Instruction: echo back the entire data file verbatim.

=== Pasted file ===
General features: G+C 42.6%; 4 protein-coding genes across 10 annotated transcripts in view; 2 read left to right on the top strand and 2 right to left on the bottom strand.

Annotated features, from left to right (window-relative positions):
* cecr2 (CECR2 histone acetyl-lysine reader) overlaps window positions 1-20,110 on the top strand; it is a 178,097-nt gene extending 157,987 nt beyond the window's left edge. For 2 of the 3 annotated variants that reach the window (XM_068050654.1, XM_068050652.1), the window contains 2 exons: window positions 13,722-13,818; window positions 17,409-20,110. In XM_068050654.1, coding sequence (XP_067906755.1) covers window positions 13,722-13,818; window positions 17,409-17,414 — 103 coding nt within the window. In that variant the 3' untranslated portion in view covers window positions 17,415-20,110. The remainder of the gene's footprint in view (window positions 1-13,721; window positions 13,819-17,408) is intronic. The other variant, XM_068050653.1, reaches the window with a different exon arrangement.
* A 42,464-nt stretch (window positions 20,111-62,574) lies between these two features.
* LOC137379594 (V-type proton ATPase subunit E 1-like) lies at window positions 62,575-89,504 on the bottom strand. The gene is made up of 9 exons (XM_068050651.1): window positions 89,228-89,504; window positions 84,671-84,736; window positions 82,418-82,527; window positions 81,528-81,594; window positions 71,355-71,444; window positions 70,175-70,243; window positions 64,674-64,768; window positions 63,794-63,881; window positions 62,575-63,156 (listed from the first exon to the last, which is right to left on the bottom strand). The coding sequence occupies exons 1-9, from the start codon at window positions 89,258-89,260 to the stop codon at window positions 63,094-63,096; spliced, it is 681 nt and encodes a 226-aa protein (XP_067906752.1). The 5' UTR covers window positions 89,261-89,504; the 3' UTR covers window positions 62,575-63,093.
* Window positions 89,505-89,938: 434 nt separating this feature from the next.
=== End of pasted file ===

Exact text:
General features: G+C 42.6%; 4 protein-coding genes across 10 annotated transcripts in view; 2 read left to right on the top strand and 2 right to left on the bottom strand.

Annotated features, from left to right (window-relative positions):
* cecr2 (CECR2 histone acetyl-lysine reader) overlaps window positions 1-20,110 on the top strand; it is a 178,097-nt gene extending 157,987 nt beyond the window's left edge. For 2 of the 3 annotated variants that reach the window (XM_068050654.1, XM_068050652.1), the window contains 2 exons: window positions 13,722-13,818; window positions 17,409-20,110. In XM_068050654.1, coding sequence (XP_067906755.1) covers window positions 13,722-13,818; window positions 17,409-17,414 — 103 coding nt within the window. In that variant the 3' untranslated portion in view covers window positions 17,415-20,110. The remainder of the gene's footprint in view (window positions 1-13,721; window positions 13,819-17,408) is intronic. The other variant, XM_068050653.1, reaches the window with a different exon arrangement.
* A 42,464-nt stretch (window positions 20,111-62,574) lies between these two features.
* LOC137379594 (V-type proton ATPase subunit E 1-like) lies at window positions 62,575-89,504 on the bottom strand. The gene is made up of 9 exons (XM_068050651.1): window positions 89,228-89,504; window positions 84,671-84,736; window positions 82,418-82,527; window positions 81,528-81,594; window positions 71,355-71,444; window positions 70,175-70,243; window positions 64,674-64,768; window positions 63,794-63,881; window positions 62,575-63,156 (listed from the first exon to the last, which is right to left on the bottom strand). The coding sequence occupies exons 1-9, from the start codon at window positions 89,258-89,260 to the stop codon at window positions 63,094-63,096; spliced, it is 681 nt and encodes a 226-aa protein (XP_067906752.1). The 5' UTR covers window positions 89,261-89,504; the 3' UTR covers window positions 62,575-63,093.
* Window positions 89,505-89,938: 434 nt separating this feature from the next.